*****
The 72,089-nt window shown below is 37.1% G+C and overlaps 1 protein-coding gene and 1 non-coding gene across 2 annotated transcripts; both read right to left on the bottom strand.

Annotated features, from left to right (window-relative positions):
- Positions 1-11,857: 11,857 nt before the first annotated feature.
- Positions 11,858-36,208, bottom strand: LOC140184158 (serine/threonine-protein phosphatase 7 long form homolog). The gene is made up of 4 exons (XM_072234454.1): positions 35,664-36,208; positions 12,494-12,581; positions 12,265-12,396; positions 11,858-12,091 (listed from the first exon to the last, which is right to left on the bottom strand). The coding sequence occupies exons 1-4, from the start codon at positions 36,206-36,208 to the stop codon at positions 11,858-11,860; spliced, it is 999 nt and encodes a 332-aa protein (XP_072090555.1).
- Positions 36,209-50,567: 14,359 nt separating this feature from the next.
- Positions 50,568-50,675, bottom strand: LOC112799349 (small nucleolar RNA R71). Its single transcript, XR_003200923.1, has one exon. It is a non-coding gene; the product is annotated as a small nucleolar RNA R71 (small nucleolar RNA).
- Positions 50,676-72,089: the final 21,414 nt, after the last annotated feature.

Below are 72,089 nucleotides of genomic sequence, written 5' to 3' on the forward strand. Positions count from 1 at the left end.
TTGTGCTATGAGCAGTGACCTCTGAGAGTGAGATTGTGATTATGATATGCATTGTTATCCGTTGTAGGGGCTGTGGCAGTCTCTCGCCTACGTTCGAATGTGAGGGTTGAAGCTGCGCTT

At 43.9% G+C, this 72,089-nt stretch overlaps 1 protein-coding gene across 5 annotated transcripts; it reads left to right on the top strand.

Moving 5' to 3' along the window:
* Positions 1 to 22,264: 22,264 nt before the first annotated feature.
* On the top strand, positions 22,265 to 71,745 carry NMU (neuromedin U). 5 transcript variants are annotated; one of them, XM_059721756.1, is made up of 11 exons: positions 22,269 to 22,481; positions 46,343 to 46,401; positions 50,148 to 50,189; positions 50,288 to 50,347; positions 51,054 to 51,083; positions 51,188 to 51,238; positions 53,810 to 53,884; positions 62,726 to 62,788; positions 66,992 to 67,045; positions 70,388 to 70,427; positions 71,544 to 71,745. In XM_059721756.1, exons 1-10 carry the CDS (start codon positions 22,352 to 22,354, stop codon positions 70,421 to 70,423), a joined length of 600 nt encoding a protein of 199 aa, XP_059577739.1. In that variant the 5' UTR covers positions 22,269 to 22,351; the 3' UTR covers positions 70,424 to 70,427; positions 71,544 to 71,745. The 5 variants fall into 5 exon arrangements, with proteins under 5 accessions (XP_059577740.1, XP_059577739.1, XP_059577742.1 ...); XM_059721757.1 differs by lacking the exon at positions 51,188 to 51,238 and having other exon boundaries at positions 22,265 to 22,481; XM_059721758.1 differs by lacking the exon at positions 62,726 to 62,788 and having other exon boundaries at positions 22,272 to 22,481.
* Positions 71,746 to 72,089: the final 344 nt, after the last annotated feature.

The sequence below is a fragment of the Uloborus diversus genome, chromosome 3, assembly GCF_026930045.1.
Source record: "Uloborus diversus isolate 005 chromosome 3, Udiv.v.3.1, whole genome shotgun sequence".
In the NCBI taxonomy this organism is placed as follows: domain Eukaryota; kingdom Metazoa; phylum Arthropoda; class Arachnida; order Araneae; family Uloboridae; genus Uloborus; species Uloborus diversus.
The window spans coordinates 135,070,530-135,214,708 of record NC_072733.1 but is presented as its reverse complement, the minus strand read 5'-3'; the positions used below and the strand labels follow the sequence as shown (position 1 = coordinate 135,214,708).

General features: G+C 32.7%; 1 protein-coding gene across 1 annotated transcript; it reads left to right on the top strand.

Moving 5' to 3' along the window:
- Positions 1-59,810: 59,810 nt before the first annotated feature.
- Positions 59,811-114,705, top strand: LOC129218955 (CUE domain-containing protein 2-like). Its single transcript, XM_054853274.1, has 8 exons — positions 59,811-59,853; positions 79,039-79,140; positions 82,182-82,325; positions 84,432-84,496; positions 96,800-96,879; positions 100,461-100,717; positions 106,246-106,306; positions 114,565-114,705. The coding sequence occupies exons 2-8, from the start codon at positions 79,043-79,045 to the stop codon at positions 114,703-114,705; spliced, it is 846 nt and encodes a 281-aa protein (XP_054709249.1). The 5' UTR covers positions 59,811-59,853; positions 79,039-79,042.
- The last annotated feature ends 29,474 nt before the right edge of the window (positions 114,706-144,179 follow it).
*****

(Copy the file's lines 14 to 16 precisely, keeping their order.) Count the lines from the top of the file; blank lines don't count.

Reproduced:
* Positions 71,746 to 72,089: the final 344 nt, after the last annotated feature.

The sequence below is a fragment of the Uloborus diversus genome, chromosome 3, assembly GCF_026930045.1.
Source record: "Uloborus diversus isolate 005 chromosome 3, Udiv.v.3.1, whole genome shotgun sequence".